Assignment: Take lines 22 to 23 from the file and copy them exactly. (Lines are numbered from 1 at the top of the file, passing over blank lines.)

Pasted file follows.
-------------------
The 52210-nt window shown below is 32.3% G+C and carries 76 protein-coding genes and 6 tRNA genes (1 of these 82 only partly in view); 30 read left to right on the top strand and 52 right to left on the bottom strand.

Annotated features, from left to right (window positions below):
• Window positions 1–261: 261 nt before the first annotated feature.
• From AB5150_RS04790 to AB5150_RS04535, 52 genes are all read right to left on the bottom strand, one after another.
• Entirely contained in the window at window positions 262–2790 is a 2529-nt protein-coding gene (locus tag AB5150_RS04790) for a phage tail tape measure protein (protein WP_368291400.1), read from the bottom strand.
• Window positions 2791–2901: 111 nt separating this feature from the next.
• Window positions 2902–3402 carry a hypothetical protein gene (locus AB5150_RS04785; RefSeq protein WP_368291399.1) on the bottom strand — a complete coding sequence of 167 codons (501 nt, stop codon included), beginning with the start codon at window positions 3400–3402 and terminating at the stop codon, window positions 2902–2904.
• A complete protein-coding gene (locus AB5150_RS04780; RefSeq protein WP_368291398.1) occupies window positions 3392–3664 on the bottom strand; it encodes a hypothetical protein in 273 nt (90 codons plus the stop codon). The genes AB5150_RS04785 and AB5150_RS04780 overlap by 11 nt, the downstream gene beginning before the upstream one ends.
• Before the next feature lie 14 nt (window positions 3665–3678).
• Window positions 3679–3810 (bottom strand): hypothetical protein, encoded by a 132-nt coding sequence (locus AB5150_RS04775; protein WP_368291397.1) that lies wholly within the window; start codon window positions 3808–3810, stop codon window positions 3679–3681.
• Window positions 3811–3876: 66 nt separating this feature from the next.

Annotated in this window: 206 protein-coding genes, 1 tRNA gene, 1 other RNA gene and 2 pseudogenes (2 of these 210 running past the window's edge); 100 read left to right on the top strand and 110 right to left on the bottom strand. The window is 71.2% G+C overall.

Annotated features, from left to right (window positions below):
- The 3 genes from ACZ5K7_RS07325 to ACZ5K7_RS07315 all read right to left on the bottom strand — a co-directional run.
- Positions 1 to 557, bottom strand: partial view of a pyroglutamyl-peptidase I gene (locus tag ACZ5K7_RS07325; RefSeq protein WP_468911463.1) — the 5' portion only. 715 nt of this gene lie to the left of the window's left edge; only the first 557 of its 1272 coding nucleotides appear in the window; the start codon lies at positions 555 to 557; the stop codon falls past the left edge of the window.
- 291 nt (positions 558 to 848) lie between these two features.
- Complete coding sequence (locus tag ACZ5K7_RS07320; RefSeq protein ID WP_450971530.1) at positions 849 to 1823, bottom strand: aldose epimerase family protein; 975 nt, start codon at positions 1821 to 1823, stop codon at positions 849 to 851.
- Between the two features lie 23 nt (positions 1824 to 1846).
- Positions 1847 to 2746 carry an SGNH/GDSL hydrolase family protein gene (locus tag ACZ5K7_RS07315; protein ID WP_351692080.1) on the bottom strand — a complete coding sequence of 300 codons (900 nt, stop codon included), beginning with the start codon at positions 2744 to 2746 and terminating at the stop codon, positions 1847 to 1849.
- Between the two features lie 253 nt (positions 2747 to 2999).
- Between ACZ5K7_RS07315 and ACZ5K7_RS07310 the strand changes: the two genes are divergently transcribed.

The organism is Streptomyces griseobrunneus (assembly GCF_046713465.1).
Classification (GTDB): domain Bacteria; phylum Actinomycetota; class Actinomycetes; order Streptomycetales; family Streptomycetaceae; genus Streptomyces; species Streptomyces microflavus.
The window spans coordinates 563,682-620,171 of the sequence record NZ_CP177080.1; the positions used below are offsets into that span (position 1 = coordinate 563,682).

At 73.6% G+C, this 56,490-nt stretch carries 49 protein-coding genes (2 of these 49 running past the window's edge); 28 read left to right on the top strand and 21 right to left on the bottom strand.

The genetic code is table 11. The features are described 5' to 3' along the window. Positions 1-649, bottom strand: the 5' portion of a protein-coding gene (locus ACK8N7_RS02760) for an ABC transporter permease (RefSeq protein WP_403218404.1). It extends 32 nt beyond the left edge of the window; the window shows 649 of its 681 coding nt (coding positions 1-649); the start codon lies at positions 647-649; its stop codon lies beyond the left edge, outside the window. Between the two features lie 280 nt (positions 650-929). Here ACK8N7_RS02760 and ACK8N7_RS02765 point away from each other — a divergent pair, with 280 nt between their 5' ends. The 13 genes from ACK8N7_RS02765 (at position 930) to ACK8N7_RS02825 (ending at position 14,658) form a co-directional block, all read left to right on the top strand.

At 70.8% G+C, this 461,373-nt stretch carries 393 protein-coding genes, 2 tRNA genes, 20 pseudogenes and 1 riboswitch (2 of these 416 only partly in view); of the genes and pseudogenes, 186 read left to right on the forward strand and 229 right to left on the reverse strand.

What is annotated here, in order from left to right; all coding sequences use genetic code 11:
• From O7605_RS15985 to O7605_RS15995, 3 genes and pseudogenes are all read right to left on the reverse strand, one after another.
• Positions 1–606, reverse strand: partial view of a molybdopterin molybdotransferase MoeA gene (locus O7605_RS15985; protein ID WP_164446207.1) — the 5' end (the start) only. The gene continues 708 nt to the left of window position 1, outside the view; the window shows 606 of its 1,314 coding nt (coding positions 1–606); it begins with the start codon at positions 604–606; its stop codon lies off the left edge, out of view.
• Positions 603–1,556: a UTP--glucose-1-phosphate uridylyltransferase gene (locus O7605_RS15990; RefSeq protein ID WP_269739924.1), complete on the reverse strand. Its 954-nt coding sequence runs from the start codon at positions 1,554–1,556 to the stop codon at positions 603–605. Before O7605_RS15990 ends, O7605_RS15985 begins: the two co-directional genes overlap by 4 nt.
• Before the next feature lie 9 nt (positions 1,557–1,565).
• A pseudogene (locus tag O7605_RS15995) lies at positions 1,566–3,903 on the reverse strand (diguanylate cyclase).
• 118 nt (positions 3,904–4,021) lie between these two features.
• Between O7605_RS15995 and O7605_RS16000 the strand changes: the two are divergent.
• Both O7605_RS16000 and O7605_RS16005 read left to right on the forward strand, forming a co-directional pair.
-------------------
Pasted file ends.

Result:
The organism is Streptomyces griseobrunneus (assembly GCF_046713465.1).
Classification (GTDB): domain Bacteria; phylum Actinomycetota; class Actinomycetes; order Streptomycetales; family Streptomycetaceae; genus Streptomyces; species Streptomyces microflavus.